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Clinical & Experimental Allergy

Interleukin-1β and interleukin-1ra levels in nasal lavages during experimental rhinovirus infection in asthmatic and non-asthmatic subjects

Authors


Josephine de Kluijver, Lung Function Laboratory, C2-P-62, Leiden University Medical Center, PO Box 9600, NL-2300 RC Leiden, The Netherlands. E-mail: J.de_Kluijver@lumc.nl

Summary

Background Exacerbations of asthma are often associated with rhinovirus (RV)-induced common colds. During experimental RV-infection in healthy subjects, increased levels of the pro-inflammatory mediator IL-1β and the anti-inflammatory IL-1 receptor antagonist (IL-1ra) have been found in nasal lavage.

Objective We postulated that the balance between nasal pro- and anti-inflammatory mediator expression is disturbed in asthma, resulting in more extensive inflammation following RV-exposure in asthma.

Methods We determined IL-1ra, IL-1β, and IL-8 in nasal lavages (days −2, 3, and 6) of non-asthmatics and asthmatics (with and without pre-treatment with the inhaled steroid budesonide) before and after experimental RV16-infection (days 0 and 1).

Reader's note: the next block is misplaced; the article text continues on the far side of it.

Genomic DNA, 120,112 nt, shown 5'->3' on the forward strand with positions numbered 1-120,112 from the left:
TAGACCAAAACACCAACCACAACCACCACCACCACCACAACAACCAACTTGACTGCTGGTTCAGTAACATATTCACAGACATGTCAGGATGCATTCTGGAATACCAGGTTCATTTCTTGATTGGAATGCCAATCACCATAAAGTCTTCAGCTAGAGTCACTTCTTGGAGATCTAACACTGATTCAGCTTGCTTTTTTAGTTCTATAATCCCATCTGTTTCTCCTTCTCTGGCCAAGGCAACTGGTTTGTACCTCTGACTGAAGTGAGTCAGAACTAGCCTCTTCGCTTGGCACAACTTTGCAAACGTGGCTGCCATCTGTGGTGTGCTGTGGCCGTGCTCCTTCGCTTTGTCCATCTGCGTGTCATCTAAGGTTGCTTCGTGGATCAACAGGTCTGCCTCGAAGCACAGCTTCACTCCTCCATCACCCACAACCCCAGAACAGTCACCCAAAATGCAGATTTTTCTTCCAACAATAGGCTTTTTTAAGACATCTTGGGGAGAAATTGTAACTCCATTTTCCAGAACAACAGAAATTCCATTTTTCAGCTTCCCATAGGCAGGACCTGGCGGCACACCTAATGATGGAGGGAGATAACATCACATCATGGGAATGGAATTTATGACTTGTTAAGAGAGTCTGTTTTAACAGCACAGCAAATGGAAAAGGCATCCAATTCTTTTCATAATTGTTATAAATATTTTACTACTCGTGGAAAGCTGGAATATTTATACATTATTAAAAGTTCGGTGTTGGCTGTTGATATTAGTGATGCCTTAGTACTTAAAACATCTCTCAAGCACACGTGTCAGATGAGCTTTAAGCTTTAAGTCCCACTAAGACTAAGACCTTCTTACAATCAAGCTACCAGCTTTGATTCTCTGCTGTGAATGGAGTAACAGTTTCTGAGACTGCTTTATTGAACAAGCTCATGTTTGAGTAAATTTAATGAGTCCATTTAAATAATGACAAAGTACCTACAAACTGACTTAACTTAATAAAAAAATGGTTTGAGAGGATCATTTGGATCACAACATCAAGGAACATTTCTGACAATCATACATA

Results Following RV16-infection, a significant increase in IL-8 was observed in the placebo- and budesonide-treated asthmatics (P=0.033 and 0.037, respectively), whereas IL-1β only increased in the two asthma groups combined (P=0.035). A small, but significant, increase in IL-1ra was only observed in the budesonide-treated asthmatics (P=0.047). At baseline, IL-1ra levels were significantly higher in the non-asthmatics than in the placebo-treated asthmatics (P=0.017).

Conclusion These results demonstrate differences between non-asthmatic and asthmatic subjects in the basal levels of nasal cytokines and their inhibitors, and in the effect of experimental RV-infection on these levels. The results indicate that RV may enhance inflammation more markedly in asthmatics, and suggest that this may in part be explained by lower IL-1ra levels. In addition, the observation that budesonide-treatment may result in higher nasal IL-1ra levels supports the hypothesis that steroids act in part by increasing the endogenous anti-inflammatory screen.

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